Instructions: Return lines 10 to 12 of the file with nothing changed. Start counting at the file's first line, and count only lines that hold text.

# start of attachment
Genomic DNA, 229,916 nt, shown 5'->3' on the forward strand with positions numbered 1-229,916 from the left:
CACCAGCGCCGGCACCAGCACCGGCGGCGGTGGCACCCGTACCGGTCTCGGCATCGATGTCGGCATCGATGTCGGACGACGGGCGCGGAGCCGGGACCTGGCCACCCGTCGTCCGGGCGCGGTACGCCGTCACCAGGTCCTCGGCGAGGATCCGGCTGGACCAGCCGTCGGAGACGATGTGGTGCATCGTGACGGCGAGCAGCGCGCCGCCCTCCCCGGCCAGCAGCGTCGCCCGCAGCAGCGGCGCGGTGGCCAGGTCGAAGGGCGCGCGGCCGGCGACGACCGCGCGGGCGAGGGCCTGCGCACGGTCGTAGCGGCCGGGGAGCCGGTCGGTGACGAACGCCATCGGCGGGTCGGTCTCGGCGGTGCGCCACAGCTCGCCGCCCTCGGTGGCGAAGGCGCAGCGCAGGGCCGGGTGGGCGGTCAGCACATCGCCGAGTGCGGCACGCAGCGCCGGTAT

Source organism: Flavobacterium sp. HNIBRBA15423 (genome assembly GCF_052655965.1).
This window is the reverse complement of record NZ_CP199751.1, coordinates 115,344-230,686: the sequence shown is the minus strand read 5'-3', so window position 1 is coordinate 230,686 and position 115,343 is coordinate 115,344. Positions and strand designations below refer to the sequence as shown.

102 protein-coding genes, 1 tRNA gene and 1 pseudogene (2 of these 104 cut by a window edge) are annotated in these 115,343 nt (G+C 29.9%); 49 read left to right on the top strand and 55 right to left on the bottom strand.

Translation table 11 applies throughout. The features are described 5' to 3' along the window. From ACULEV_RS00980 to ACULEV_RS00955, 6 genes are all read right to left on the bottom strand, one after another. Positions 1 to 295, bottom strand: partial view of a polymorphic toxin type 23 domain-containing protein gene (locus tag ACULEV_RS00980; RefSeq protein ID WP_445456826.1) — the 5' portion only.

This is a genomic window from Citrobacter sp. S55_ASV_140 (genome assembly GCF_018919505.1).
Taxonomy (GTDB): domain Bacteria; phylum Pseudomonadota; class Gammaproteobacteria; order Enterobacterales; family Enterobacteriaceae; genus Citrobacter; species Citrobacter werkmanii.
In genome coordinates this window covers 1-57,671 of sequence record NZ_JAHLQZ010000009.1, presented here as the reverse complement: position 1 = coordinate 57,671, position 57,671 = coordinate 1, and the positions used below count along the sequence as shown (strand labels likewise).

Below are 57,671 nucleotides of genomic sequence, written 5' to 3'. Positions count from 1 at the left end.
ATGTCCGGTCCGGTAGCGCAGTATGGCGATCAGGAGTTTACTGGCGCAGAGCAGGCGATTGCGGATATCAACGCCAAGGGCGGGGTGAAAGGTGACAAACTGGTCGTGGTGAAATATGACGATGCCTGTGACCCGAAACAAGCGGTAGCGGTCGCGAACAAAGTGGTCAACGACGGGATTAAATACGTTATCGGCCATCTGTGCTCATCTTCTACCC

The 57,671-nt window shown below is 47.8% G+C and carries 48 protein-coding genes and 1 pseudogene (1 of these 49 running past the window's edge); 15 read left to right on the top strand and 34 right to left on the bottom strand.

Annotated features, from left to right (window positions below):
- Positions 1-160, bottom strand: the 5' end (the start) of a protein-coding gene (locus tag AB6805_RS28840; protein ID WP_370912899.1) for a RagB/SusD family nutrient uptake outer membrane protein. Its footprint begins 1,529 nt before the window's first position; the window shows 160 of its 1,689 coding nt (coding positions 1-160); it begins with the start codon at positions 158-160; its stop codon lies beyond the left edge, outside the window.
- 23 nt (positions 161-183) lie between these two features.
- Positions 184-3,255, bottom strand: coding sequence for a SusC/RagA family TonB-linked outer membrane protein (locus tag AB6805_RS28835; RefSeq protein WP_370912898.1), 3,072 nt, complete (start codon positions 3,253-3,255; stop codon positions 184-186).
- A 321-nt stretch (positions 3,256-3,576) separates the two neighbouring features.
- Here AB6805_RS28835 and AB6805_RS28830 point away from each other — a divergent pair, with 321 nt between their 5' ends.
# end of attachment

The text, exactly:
Below are 57,671 nucleotides of genomic sequence, written 5' to 3'. Positions count from 1 at the left end.
ATGTCCGGTCCGGTAGCGCAGTATGGCGATCAGGAGTTTACTGGCGCAGAGCAGGCGATTGCGGATATCAACGCCAAGGGCGGGGTGAAAGGTGACAAACTGGTCGTGGTGAAATATGACGATGCCTGTGACCCGAAACAAGCGGTAGCGGTCGCGAACAAAGTGGTCAACGACGGGATTAAATACGTTATCGGCCATCTGTGCTCATCTTCTACCC

The 57,671-nt window shown below is 47.8% G+C and carries 48 protein-coding genes and 1 pseudogene (1 of these 49 running past the window's edge); 15 read left to right on the top strand and 34 right to left on the bottom strand.